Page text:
In a way, the justice and corruption domains aren’t separate at all – they’re merely extensions of the same core corruption of American political culture, expressed in different aspects of the government. The public has been slow to recognize it, but the level of corruption in the US has soared in the last 40 years. Corruption has gotten into every piece of government and business in this country – the legislatures and regulatory agencies, most obviously, but also the judicial system.
Congress, in particular, has become a money factory for multi-millionaires and lobbyists, and most members of the House and Senate have lost all interest in the craftsmanship involved in writing good laws that can be equitably enforced. Instead, they stand to make fortunes from allowing a single sentence to be slipped into an opaque, badly written, 2,000 page bill that no one in Congress even pretends to understand, so they have no incentive to care what else is in the bill, or whether its effects on the public and on law enforcement agencies will be anything like what the bill claims as its purpose.
As a result, prosecutors now have sweeping powers under a rapidly increasing number of vague and badly drafted laws. At the top end, enforcement against serious corruption has become almost nonexistent. Prosecutors routinely give rich and well-connected defendants a slap on the wrist for serious offenses, because they know that actually trying those cases will take years, will cost too much, will take too much of their time, and has a very good chance of failing in a publicly embarrassing way because that same thicket of badly drafted statutes allows a judge to rule however he wishes.
At the same time, prosecutors are under pressure to build their reputations as tough guys by running up high conviction records based on plea bargains imposed on poor defendants. They can effectively criminalize the actions of any person they decide to target, and they can coerce guilty pleas from non-rich defendants by threatening 40 or 50 years in prison for “crimes” that either are minor offenses or are arguably not criminal at all. Guilt and innocence have become increasingly irrelevant.
As for judges, they usually aren’t bought with big bags of cash in judge’s chambers at a trial. (That would be illegal.) Instead, they’re bought – quite legally – via huge campaign contributions by large law firms and corporations. Elected judges who rule in favor of their donors (provided they can find sufficient legal loopholes to avoid the appearance of being bought) continue to receive large contributions, and thus stay in office – a very neat system, but also a very corrupt one. Even appointed judges are increasingly beholden to the interests of the party that appoints them and to their largest donors, especially if they aspire to a seat on a higher court.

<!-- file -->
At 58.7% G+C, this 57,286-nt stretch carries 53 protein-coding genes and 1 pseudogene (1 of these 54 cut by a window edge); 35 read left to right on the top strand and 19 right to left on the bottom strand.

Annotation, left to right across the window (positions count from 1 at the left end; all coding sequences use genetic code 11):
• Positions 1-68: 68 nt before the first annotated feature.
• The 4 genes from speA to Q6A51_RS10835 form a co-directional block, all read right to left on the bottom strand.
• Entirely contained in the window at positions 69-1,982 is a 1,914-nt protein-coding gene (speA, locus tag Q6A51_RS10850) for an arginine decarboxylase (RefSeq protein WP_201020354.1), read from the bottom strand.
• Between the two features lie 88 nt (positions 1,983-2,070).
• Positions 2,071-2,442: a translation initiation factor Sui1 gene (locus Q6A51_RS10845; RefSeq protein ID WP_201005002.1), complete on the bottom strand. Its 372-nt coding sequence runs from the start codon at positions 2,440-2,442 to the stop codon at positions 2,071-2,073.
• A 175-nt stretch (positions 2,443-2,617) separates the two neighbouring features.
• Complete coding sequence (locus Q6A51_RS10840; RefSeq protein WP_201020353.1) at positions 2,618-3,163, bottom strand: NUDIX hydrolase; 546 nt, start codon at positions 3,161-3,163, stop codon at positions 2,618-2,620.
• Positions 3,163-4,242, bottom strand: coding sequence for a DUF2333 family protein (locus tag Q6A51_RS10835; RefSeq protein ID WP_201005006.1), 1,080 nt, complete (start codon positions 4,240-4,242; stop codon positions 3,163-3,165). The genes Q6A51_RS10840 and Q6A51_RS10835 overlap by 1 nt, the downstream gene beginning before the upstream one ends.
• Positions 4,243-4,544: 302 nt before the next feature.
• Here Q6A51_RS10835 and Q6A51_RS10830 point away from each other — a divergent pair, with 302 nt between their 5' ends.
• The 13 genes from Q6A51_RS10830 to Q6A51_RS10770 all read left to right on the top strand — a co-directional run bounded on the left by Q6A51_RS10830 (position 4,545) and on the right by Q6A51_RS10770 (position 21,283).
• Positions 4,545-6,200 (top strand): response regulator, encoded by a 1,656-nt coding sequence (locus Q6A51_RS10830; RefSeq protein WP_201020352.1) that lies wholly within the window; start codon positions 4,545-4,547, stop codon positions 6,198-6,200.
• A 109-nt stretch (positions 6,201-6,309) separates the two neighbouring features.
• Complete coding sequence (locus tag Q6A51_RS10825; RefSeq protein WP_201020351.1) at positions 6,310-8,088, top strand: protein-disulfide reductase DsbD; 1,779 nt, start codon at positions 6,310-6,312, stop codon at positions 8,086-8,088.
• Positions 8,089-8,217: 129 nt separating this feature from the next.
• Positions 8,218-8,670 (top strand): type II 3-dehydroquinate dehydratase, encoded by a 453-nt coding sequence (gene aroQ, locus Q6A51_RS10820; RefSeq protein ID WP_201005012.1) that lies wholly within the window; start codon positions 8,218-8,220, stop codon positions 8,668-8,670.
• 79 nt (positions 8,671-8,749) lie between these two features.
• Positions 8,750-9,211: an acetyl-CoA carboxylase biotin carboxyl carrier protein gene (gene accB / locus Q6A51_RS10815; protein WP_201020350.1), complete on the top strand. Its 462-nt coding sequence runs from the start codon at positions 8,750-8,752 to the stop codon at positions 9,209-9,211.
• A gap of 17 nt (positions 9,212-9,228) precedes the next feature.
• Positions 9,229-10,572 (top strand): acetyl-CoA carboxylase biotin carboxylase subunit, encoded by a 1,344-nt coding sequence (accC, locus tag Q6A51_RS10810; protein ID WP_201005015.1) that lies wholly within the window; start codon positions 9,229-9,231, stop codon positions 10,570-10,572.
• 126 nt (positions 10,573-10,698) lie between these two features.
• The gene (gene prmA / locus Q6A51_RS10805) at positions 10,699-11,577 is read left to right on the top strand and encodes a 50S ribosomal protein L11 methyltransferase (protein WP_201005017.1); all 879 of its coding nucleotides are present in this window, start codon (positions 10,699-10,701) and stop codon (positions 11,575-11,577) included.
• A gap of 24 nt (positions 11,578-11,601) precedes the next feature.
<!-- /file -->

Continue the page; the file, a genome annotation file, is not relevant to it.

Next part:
More important, however, judges are also under pressure from a long and growing backlog of cases. As the law has become more tangled and contradictory, cases have become more complex, trials have become longer and trickier, and judges have become increasingly willing not just to condone but to actively encourage police and prosecutors to use coercive and illegal methods to get guilty pleas and prevent cases from coming to trial. Justice, fairness, and actual guilt become irrelevant, as long as cases get closed and the docket gets cleared.
Other parts of the justice system are equally prone to corruption, often enhanced by poor legislation. For example, sweeping drug laws that allow confiscation of “drug proceeds” without due process or any proof of wrongdoing create strong incentives for police forces to supplement their budgets by arresting people and confiscating their money and belongings on specious charges. This not only results in many innocent people being robbed by the police, it also results in many guilty people being released without prosecution if they agree not to contest the police seizure of their assets. Often the police and prosecutors arguing most strongly for these laws are those in position to gain a direct, personal, financial benefit from them, an obviously corrupt conflict of interest.
The involvement of unions and for-profit prison companies in campaigning for ever-tougher laws and harsher sentencing is another striking category of a blatantly corrupt conflict of interest. Mandatory sentencing rules, like California’s “three strikes” law, that have the effect of greatly increasing employment for police and prison guards, were in many cases passed and maintained largely in response to strong lobbying campaigns by unions representing the police and the prison guards and by corporations and others who stand to profit from having larger and larger percentages of the population in prison.